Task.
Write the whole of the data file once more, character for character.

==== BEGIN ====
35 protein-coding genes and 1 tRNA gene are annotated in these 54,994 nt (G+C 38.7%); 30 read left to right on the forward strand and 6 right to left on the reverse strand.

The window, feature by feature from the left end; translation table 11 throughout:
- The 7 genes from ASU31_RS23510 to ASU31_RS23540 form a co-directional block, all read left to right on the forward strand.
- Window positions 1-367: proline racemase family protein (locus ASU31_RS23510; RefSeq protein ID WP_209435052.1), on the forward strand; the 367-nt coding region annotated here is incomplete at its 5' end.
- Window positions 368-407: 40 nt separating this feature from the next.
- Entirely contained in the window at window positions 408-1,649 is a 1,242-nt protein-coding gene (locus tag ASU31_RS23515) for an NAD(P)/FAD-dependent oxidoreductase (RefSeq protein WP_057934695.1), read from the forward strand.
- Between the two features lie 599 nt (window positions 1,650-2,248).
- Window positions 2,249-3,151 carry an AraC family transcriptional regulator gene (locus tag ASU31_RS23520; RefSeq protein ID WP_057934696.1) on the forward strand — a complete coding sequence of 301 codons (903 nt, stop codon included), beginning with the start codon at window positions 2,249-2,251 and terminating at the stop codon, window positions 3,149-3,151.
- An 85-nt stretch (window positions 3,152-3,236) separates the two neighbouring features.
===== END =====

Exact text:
35 protein-coding genes and 1 tRNA gene are annotated in these 54,994 nt (G+C 38.7%); 30 read left to right on the forward strand and 6 right to left on the reverse strand.

The window, feature by feature from the left end; translation table 11 throughout:
- The 7 genes from ASU31_RS23510 to ASU31_RS23540 form a co-directional block, all read left to right on the forward strand.
- Window positions 1-367: proline racemase family protein (locus ASU31_RS23510; RefSeq protein ID WP_209435052.1), on the forward strand; the 367-nt coding region annotated here is incomplete at its 5' end.
- Window positions 368-407: 40 nt separating this feature from the next.
- Entirely contained in the window at window positions 408-1,649 is a 1,242-nt protein-coding gene (locus tag ASU31_RS23515) for an NAD(P)/FAD-dependent oxidoreductase (RefSeq protein WP_057934695.1), read from the forward strand.
- Between the two features lie 599 nt (window positions 1,650-2,248).
- Window positions 2,249-3,151 carry an AraC family transcriptional regulator gene (locus tag ASU31_RS23520; RefSeq protein ID WP_057934696.1) on the forward strand — a complete coding sequence of 301 codons (903 nt, stop codon included), beginning with the start codon at window positions 2,249-2,251 and terminating at the stop codon, window positions 3,149-3,151.
- An 85-nt stretch (window positions 3,152-3,236) separates the two neighbouring features.